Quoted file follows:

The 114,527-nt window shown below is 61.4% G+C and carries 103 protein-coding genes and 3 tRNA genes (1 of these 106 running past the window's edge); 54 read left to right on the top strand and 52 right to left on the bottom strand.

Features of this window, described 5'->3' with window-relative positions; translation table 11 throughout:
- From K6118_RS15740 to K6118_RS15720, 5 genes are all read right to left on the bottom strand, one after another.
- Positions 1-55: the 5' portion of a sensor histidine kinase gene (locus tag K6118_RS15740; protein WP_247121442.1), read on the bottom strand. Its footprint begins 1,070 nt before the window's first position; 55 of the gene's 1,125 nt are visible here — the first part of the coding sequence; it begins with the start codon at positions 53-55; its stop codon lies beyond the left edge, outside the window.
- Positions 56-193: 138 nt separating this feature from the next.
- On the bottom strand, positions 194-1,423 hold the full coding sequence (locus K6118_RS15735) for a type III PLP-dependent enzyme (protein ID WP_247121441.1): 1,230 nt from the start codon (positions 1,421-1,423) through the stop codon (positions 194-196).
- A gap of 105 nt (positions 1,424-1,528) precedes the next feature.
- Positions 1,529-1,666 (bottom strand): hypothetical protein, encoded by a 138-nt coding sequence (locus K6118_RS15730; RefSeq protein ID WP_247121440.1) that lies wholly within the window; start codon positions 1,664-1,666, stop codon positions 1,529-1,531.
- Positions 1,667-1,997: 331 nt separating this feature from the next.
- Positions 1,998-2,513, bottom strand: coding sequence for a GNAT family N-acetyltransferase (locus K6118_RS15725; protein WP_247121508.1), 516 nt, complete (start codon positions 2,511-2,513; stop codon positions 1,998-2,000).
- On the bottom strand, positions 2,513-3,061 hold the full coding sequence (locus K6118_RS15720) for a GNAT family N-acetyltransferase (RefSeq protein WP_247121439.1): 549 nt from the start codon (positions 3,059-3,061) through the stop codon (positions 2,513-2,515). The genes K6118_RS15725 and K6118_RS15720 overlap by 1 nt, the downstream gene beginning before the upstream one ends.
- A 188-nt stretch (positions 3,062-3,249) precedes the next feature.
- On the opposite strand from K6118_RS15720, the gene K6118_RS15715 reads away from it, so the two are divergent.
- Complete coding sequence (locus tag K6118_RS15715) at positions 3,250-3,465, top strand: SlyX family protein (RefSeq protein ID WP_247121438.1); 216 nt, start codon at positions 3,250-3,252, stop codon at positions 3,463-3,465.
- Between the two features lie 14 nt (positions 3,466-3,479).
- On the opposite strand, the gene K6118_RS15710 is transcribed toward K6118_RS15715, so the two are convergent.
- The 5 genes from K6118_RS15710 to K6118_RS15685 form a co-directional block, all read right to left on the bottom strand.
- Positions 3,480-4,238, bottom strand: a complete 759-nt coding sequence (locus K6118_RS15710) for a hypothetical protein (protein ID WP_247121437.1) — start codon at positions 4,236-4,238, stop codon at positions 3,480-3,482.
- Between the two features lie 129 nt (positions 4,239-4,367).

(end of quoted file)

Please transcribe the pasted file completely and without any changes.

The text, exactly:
The 114,527-nt window shown below is 61.4% G+C and carries 103 protein-coding genes and 3 tRNA genes (1 of these 106 running past the window's edge); 54 read left to right on the top strand and 52 right to left on the bottom strand.

Features of this window, described 5'->3' with window-relative positions; translation table 11 throughout:
- From K6118_RS15740 to K6118_RS15720, 5 genes are all read right to left on the bottom strand, one after another.
- Positions 1-55: the 5' portion of a sensor histidine kinase gene (locus tag K6118_RS15740; protein WP_247121442.1), read on the bottom strand. Its footprint begins 1,070 nt before the window's first position; 55 of the gene's 1,125 nt are visible here — the first part of the coding sequence; it begins with the start codon at positions 53-55; its stop codon lies beyond the left edge, outside the window.
- Positions 56-193: 138 nt separating this feature from the next.
- On the bottom strand, positions 194-1,423 hold the full coding sequence (locus K6118_RS15735) for a type III PLP-dependent enzyme (protein ID WP_247121441.1): 1,230 nt from the start codon (positions 1,421-1,423) through the stop codon (positions 194-196).
- A gap of 105 nt (positions 1,424-1,528) precedes the next feature.
- Positions 1,529-1,666 (bottom strand): hypothetical protein, encoded by a 138-nt coding sequence (locus K6118_RS15730; RefSeq protein ID WP_247121440.1) that lies wholly within the window; start codon positions 1,664-1,666, stop codon positions 1,529-1,531.
- Positions 1,667-1,997: 331 nt separating this feature from the next.
- Positions 1,998-2,513, bottom strand: coding sequence for a GNAT family N-acetyltransferase (locus K6118_RS15725; protein WP_247121508.1), 516 nt, complete (start codon positions 2,511-2,513; stop codon positions 1,998-2,000).
- On the bottom strand, positions 2,513-3,061 hold the full coding sequence (locus K6118_RS15720) for a GNAT family N-acetyltransferase (RefSeq protein WP_247121439.1): 549 nt from the start codon (positions 3,059-3,061) through the stop codon (positions 2,513-2,515). The genes K6118_RS15725 and K6118_RS15720 overlap by 1 nt, the downstream gene beginning before the upstream one ends.
- A 188-nt stretch (positions 3,062-3,249) precedes the next feature.
- On the opposite strand from K6118_RS15720, the gene K6118_RS15715 reads away from it, so the two are divergent.
- Complete coding sequence (locus tag K6118_RS15715) at positions 3,250-3,465, top strand: SlyX family protein (RefSeq protein ID WP_247121438.1); 216 nt, start codon at positions 3,250-3,252, stop codon at positions 3,463-3,465.
- Between the two features lie 14 nt (positions 3,466-3,479).
- On the opposite strand, the gene K6118_RS15710 is transcribed toward K6118_RS15715, so the two are convergent.
- The 5 genes from K6118_RS15710 to K6118_RS15685 form a co-directional block, all read right to left on the bottom strand.
- Positions 3,480-4,238, bottom strand: a complete 759-nt coding sequence (locus K6118_RS15710) for a hypothetical protein (protein ID WP_247121437.1) — start codon at positions 4,236-4,238, stop codon at positions 3,480-3,482.
- Between the two features lie 129 nt (positions 4,239-4,367).